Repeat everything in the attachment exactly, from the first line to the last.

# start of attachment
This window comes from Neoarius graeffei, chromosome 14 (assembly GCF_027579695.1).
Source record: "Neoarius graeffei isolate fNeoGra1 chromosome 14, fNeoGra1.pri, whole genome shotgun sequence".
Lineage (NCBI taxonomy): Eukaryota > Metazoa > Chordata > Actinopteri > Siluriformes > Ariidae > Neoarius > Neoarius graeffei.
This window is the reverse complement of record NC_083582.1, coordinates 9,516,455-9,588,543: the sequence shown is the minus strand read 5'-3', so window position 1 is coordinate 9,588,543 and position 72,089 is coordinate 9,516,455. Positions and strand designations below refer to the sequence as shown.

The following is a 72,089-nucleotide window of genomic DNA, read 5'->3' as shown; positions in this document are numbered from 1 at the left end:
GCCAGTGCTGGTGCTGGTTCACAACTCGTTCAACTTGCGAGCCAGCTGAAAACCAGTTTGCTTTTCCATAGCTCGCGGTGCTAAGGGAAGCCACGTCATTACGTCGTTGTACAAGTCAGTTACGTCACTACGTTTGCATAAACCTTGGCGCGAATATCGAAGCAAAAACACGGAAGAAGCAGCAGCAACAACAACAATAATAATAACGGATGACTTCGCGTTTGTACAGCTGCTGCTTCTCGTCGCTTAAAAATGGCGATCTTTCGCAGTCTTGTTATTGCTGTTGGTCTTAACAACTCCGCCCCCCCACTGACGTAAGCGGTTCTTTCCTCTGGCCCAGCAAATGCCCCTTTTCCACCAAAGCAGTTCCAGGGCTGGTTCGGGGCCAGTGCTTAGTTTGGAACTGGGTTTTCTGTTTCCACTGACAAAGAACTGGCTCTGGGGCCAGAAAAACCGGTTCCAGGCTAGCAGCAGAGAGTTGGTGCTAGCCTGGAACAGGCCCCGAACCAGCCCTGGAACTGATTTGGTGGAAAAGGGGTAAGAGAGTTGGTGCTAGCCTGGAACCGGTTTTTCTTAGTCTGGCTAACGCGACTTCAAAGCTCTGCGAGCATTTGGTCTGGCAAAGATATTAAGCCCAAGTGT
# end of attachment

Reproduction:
This window comes from Neoarius graeffei, chromosome 14 (assembly GCF_027579695.1).
Source record: "Neoarius graeffei isolate fNeoGra1 chromosome 14, fNeoGra1.pri, whole genome shotgun sequence".
Lineage (NCBI taxonomy): Eukaryota > Metazoa > Chordata > Actinopteri > Siluriformes > Ariidae > Neoarius > Neoarius graeffei.
This window is the reverse complement of record NC_083582.1, coordinates 9,516,455-9,588,543: the sequence shown is the minus strand read 5'-3', so window position 1 is coordinate 9,588,543 and position 72,089 is coordinate 9,516,455. Positions and strand designations below refer to the sequence as shown.

The following is a 72,089-nucleotide window of genomic DNA, read 5'->3' as shown; positions in this document are numbered from 1 at the left end:
GCCAGTGCTGGTGCTGGTTCACAACTCGTTCAACTTGCGAGCCAGCTGAAAACCAGTTTGCTTTTCCATAGCTCGCGGTGCTAAGGGAAGCCACGTCATTACGTCGTTGTACAAGTCAGTTACGTCACTACGTTTGCATAAACCTTGGCGCGAATATCGAAGCAAAAACACGGAAGAAGCAGCAGCAACAACAACAATAATAATAACGGATGACTTCGCGTTTGTACAGCTGCTGCTTCTCGTCGCTTAAAAATGGCGATCTTTCGCAGTCTTGTTATTGCTGTTGGTCTTAACAACTCCGCCCCCCCACTGACGTAAGCGGTTCTTTCCTCTGGCCCAGCAAATGCCCCTTTTCCACCAAAGCAGTTCCAGGGCTGGTTCGGGGCCAGTGCTTAGTTTGGAACTGGGTTTTCTGTTTCCACTGACAAAGAACTGGCTCTGGGGCCAGAAAAACCGGTTCCAGGCTAGCAGCAGAGAGTTGGTGCTAGCCTGGAACAGGCCCCGAACCAGCCCTGGAACTGATTTGGTGGAAAAGGGGTAAGAGAGTTGGTGCTAGCCTGGAACCGGTTTTTCTTAGTCTGGCTAACGCGACTTCAAAGCTCTGCGAGCATTTGGTCTGGCAAAGATATTAAGCCCAAGTGT